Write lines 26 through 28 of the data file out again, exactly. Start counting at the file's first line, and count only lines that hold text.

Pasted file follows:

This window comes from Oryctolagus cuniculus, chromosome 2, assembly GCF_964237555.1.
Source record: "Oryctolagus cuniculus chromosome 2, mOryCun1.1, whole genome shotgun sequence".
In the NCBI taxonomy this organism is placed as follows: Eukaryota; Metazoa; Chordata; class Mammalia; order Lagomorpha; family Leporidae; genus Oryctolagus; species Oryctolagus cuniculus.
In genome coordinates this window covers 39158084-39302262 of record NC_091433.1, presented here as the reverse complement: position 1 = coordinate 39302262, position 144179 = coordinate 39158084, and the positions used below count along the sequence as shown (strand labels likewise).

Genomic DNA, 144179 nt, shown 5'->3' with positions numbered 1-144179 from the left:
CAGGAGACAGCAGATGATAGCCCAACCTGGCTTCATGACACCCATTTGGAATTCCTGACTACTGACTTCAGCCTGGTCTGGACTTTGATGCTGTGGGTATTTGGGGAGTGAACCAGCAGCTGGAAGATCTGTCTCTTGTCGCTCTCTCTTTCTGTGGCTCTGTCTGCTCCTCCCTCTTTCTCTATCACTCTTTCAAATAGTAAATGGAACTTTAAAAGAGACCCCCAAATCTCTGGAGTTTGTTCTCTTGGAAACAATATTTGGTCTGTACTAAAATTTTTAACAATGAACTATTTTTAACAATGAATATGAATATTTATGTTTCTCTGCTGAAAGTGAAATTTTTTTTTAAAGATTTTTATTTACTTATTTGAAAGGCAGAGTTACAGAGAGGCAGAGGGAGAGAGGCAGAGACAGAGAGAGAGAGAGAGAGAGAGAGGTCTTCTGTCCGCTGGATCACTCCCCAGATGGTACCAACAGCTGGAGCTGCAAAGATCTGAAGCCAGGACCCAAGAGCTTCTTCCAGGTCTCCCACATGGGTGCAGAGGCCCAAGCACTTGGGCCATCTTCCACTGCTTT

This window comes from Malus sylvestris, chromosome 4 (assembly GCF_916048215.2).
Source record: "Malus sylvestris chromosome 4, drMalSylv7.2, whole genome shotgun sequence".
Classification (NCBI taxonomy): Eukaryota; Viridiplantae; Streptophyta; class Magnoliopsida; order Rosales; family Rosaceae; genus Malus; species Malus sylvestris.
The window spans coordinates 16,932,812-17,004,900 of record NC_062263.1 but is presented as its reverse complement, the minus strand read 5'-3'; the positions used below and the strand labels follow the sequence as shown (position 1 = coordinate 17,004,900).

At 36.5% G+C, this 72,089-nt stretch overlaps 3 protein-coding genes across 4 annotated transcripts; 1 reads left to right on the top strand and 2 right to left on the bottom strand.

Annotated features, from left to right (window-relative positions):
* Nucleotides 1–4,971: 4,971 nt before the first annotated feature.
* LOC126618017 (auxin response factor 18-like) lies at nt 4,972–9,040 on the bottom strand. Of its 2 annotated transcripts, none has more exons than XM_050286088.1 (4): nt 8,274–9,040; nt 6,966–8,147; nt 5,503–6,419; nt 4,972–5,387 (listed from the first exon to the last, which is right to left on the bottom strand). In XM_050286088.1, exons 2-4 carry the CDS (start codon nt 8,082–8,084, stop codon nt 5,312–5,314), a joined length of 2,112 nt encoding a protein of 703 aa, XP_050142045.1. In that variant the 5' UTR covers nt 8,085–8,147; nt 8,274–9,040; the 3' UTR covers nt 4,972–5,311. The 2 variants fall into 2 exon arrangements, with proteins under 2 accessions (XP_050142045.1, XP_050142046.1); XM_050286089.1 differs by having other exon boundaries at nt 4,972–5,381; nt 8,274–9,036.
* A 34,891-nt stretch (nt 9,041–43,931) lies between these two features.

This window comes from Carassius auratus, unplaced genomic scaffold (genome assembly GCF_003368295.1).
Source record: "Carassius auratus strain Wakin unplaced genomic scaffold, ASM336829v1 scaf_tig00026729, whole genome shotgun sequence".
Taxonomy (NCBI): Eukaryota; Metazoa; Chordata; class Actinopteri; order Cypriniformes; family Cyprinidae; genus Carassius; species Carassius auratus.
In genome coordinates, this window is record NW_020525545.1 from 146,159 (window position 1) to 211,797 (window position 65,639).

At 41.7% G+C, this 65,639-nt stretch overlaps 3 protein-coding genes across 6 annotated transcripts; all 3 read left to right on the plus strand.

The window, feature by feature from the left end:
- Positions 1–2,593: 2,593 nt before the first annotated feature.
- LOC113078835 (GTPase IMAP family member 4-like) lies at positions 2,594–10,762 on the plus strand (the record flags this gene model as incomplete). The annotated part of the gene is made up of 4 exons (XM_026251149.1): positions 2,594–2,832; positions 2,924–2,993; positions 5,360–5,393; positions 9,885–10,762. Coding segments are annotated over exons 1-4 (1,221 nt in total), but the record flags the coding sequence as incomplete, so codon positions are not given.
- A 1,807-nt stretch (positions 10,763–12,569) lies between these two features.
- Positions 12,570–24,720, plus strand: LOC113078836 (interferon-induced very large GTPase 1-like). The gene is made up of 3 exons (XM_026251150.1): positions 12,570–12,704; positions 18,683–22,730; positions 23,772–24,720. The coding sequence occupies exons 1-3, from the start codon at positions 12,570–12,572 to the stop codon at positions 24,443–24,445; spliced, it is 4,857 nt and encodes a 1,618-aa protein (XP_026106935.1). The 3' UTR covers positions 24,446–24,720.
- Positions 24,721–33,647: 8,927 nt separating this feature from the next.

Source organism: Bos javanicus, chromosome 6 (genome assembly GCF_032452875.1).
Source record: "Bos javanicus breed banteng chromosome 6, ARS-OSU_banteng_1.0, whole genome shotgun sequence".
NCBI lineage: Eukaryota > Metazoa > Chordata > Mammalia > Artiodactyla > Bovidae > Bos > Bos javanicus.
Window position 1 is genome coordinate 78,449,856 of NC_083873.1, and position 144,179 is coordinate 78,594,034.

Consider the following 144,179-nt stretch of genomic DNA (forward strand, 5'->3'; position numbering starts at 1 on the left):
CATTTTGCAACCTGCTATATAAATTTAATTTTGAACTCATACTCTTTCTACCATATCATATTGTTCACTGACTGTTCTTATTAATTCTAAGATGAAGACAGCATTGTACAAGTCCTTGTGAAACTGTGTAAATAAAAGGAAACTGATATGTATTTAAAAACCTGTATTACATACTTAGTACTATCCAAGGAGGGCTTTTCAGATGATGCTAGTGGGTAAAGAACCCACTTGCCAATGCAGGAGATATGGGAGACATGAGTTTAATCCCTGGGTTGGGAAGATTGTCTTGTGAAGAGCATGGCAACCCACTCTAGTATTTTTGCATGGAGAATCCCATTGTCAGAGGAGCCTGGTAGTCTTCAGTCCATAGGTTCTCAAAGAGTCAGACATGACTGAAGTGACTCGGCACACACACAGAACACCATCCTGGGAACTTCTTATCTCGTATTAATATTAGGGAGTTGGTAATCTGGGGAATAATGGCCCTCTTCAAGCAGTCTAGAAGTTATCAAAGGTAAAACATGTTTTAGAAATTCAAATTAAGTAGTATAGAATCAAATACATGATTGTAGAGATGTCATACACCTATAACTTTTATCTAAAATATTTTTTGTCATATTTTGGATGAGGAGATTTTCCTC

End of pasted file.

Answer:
- Positions 24,721–33,647: 8,927 nt separating this feature from the next.

Source organism: Bos javanicus, chromosome 6 (genome assembly GCF_032452875.1).
Source record: "Bos javanicus breed banteng chromosome 6, ARS-OSU_banteng_1.0, whole genome shotgun sequence".